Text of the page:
A Kamloops mother of a bisexual teen says she is upset at how school administrators reacted—or didn't react—to a homophobic assault at South Kamloops secondary school last year.
“I'm shocked, disappointed really," she says, though wishing to remain anonymous. "I thought Kamloops was more open than that.”
She is not the only person to react that way to the level of harassment and assault over sexual orientation teacher Don Wilson says took place at his school. Even more shocking is the alleged way administration dealt with the incident.
“The administration perspective seemed to me to be (that) the victim invited the harassment and intimidation because he was so 'campy.' If he didn't act so gay, there wouldn't be a problem,” Wilson told Infotel News of the assault recorded at the school.
The parent says bullying has been a problem for her kids since elementary school and while she is surprised by some things her kids tell her about what goes on in school, she has not heard of any homophobic-based assaults at Westsyde Secondary.
The mother says she just wants her kids to be happy and healthy and is supportive of their choices; but she is aware not everyone is that open and that homophobic mindset can lead to the type of harassment teachers are concerned about.
She is disappointed any administrator would think a child invited an assault based on their actions or how they dress.
“You should be free to act however you want. If they don't let you... that's not right.”
Wilson, on behalf of the Kamloops Thompson Teachers Association, has asked the school district to put a policy in place to help administration deal with homophobic harassment.
If the district is looking for guidance on how to properly create a pride-friendly environment they only have to look as far as Thompson Rivers University.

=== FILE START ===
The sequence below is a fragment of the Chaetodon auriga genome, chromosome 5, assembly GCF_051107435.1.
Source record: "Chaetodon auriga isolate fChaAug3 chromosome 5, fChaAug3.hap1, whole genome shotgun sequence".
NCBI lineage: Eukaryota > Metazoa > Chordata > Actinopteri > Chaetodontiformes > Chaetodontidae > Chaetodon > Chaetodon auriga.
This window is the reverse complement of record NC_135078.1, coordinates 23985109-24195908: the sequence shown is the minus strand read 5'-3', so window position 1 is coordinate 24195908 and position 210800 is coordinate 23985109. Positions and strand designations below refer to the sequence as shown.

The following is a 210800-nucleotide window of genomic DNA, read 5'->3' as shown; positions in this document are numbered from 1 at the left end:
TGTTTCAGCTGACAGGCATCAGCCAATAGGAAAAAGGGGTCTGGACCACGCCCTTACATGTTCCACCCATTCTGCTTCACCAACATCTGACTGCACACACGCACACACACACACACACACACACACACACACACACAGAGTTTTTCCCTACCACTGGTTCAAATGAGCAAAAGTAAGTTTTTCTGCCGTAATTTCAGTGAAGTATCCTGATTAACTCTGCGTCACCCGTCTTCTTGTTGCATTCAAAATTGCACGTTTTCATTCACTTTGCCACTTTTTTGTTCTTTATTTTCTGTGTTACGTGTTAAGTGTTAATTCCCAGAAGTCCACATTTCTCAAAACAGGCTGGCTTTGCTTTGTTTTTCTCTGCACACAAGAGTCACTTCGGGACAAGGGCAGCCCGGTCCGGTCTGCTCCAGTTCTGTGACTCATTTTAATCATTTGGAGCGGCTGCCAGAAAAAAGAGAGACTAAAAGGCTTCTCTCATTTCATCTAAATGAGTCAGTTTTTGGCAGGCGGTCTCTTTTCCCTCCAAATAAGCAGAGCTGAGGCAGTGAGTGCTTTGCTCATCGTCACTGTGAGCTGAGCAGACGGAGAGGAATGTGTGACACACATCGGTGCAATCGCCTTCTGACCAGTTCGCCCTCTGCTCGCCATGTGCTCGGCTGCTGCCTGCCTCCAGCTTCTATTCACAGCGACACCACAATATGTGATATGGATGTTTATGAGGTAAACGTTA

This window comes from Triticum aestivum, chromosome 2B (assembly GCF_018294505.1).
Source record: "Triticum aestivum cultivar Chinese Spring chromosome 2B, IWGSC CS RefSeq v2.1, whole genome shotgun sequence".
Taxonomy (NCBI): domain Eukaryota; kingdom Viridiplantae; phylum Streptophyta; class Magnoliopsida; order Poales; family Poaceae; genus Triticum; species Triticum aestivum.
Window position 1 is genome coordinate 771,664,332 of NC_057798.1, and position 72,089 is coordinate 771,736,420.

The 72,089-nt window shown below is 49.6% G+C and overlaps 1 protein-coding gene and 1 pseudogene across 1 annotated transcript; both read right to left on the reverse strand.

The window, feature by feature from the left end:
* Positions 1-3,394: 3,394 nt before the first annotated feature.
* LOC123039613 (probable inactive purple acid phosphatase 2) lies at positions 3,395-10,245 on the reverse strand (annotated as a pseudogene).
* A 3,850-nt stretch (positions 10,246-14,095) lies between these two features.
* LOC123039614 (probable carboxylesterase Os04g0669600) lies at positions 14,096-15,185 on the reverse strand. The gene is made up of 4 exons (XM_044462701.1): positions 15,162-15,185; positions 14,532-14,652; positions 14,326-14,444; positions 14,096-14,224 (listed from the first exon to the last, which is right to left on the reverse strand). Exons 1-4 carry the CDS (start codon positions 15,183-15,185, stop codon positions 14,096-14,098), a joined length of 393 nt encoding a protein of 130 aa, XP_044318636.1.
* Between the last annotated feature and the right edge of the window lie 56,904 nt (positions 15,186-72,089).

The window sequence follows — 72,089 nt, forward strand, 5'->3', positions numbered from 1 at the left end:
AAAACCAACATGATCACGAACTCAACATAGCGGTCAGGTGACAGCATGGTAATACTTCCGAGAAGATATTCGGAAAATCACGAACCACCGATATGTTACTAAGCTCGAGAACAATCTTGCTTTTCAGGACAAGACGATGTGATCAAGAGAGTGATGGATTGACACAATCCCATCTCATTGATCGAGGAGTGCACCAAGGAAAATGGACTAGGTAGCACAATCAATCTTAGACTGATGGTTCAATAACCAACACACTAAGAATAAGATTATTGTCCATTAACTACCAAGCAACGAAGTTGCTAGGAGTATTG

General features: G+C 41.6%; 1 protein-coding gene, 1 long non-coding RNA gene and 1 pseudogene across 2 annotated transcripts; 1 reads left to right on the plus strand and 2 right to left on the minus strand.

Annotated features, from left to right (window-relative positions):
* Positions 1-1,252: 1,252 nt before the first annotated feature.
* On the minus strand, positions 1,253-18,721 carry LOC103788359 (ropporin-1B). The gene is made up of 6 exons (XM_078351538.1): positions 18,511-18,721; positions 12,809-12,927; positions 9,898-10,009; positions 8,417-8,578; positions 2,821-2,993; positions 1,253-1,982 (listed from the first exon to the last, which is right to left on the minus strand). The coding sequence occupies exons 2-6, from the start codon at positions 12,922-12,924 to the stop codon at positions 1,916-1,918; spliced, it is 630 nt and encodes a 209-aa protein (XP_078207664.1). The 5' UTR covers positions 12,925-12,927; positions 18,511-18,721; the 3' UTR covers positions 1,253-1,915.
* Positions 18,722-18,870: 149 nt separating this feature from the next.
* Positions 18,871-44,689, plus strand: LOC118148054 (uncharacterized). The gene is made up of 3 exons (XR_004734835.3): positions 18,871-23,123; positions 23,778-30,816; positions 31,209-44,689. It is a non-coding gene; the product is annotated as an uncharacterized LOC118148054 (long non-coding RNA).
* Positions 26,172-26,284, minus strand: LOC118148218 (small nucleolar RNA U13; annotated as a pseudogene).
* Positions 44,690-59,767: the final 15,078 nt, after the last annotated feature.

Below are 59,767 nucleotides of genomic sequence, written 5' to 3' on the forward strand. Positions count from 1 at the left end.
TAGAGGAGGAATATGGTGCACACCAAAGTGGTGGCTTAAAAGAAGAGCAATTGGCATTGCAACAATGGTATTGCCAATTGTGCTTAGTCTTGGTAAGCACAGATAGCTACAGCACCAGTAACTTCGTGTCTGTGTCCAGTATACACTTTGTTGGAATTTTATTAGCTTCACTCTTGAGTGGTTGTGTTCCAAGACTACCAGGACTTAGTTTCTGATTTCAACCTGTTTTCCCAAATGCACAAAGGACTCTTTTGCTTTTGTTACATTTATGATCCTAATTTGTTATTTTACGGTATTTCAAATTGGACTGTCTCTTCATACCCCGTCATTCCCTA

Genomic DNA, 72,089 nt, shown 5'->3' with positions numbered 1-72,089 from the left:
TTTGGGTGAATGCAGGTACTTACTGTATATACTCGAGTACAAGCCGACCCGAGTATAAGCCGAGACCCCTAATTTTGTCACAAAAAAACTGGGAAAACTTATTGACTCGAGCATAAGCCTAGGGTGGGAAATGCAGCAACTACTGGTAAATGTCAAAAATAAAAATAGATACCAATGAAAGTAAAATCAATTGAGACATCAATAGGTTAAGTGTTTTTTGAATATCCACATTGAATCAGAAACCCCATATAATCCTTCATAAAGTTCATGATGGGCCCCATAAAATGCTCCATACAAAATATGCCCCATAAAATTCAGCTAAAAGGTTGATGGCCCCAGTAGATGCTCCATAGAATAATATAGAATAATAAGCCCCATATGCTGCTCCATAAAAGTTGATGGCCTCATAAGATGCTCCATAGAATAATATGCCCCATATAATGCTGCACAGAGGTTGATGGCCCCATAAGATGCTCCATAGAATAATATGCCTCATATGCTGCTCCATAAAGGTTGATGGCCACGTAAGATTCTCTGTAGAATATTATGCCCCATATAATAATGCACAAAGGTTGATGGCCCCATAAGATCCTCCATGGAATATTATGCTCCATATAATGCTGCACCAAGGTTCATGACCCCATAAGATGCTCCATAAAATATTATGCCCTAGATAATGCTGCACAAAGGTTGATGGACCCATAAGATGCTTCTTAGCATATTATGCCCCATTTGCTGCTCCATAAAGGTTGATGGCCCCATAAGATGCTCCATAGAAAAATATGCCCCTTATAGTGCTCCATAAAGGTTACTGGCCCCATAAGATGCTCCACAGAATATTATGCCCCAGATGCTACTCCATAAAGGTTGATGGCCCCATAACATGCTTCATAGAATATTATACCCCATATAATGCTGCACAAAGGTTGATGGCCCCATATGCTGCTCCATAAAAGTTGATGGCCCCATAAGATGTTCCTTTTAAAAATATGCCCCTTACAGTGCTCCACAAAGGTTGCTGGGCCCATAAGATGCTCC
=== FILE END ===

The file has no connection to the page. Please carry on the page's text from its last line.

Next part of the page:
The students' union recently elected an advocate for the lesbian, gay, bisexual and transgender students to advocate and facilitate on behalf of the group – both at the university and in the community. Nic Zdunich was elected as the TRUSU Pride Collective representative – which was formed earlier this year and will be in its first year of operation starting this September.
Nearly everyone in the LGBTQ collective at TRU has either experienced or witnessed physical violence as a result of sexual orientation at some point in their life, Zdunich says. He is concerned over the reports of school administration thinking a student could invite this type of harassment.
“Everyone should act any way they want. If we tell people how to act, how to dress, (that) can have a more detrimental result.”
The openly-gay leader believes a day will come when needing a policy on homophobic harassment in schools will not be needed, until then he is strongly supportive of the policy School District 73 teachers want put in place.
“If it can help only one person, it's successful.”
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